Beyond how and where the Chipperfield's addition attaches to the existing museum, there is the relationship between the new structure and the existing museum. Instead of configuring the addition so that there could be usable outdoor courtyards like in the Murphy & Mackey design, Chipperfield left only about a 20 foot gap. This is just enough to let light in windows, but too narrow to be a useful space. In placing the building so close to the existing museum, much of Cass Gilbert's south and east elevations are unintelligible. This is a view out of one of the lower level windows in the original museum showing the close very proximity of the new addition. In complete contrast to the addition to the St. Louis Art Museum, Steven Holl's solution to adding space to the Nelson Atkins Museum of Art in Kansas City provides 165,000 square feet of galleries, offices and other facilities without overwhelming the original 1933 Beaux Arts structure. The addition was completed in 2007. The connection to the new addition occurs at the Beaux Arts building's lower level, so that all elevations of the original structure are completely unencumbered by the new building. Much of the addition was constructed below grade and has grass covered roofs punctuated by the glass "lanterns". The addition is quite spectacular at night and overall it is a much more dynamic building than Chipperfield's conservative solution. Steven Holl's website project page has several great photos.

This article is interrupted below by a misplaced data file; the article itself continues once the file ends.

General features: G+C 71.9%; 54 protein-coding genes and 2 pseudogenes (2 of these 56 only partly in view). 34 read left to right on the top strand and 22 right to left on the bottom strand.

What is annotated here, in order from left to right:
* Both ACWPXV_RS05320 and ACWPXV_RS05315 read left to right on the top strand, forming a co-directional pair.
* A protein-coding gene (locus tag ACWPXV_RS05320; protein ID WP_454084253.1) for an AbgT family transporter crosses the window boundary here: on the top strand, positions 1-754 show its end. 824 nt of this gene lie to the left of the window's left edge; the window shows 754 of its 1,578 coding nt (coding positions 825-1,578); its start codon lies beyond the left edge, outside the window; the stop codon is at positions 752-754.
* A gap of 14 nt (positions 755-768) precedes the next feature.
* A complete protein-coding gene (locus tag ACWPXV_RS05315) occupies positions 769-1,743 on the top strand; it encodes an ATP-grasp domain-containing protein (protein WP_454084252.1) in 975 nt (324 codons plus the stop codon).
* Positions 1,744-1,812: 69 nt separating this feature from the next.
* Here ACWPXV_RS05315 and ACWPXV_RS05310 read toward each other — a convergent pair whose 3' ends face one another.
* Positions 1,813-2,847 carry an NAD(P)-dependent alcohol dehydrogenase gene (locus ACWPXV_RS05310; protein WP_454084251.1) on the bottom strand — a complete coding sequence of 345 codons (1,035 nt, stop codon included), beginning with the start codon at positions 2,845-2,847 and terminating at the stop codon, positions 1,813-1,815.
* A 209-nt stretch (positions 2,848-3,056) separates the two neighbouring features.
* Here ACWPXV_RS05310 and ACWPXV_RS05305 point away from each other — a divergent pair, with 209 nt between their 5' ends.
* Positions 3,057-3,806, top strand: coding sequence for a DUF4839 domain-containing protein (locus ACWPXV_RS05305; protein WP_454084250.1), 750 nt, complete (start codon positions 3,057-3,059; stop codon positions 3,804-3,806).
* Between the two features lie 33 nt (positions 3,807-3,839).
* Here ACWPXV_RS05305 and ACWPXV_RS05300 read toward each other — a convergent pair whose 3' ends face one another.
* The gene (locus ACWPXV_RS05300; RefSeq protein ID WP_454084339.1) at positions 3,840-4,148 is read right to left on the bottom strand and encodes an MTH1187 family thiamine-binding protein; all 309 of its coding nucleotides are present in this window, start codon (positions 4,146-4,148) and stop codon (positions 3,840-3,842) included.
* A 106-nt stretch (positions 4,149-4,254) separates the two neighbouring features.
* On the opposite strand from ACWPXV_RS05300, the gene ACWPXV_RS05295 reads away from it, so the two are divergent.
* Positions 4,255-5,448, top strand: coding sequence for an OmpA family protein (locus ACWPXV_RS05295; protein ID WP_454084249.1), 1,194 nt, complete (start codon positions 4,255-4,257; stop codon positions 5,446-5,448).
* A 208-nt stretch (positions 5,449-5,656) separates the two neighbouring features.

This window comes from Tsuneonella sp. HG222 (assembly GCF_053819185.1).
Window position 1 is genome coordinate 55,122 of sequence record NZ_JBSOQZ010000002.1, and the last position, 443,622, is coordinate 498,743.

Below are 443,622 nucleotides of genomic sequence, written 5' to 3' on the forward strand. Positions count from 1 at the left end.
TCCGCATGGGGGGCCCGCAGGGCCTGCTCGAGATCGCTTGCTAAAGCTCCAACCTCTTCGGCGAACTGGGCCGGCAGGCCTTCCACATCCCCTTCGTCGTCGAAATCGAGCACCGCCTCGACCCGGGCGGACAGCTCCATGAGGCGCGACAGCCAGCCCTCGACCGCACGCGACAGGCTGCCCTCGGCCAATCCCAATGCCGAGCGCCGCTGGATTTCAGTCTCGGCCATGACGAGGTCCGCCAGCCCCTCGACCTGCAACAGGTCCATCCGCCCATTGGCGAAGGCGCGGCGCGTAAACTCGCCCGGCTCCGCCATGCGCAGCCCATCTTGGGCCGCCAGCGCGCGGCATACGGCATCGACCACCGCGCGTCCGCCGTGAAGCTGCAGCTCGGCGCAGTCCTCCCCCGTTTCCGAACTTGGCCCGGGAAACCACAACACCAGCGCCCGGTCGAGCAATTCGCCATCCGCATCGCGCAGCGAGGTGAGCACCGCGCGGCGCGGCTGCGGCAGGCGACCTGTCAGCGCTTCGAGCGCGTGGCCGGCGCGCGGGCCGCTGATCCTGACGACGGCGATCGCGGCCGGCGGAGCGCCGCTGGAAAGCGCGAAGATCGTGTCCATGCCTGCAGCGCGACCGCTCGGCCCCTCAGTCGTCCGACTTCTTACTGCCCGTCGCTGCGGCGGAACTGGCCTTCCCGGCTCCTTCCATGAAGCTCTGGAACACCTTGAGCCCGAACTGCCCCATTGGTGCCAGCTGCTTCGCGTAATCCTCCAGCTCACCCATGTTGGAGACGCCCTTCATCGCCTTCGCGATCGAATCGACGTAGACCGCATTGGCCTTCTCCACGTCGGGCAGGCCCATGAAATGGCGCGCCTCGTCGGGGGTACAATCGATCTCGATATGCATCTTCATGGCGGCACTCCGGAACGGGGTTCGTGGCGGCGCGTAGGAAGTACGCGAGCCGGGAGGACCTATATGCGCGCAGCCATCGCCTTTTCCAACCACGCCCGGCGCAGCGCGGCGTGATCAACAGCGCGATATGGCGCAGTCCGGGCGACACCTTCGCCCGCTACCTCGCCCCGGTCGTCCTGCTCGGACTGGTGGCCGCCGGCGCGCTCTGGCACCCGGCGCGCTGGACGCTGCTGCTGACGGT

For the addition to the Joslyn Art Museum in Omaha completed in 1994, Sir Norman Foster restrained himself from his usual high-tech designs with a simple large box clad in the same Georgia pink marble as the original 1931 Moderne museum. The addition nicely compliments the museum and attaches to a large area of the side of the structure. But original facade is fully intact and becomes the interior wall of a large glass atrium that connects the buildings and functions as a lobby, sculpture space, cafe and event space.
Joslyn image sources: exterior, atrium Between the drop-off drive in front of the new front entrance and the ramp to the new underground parking garage, which accounts for over 60% of the square footage of the addition, is a sea of sloped asphalt with groupings of round openings, which I would presume to be tree wells. This is not exactly the most attractive material choice compared to the materials of the building itself, and yes the sidewalks are asphalt as well!
The corners of the driveways for the entry drop off and garage ramp are square, which I'm sure looked good on a plan, but won't work so well in reality since cars don't turn at right angles. All of the driveways also lack accessible curb ramps at the sidewalks.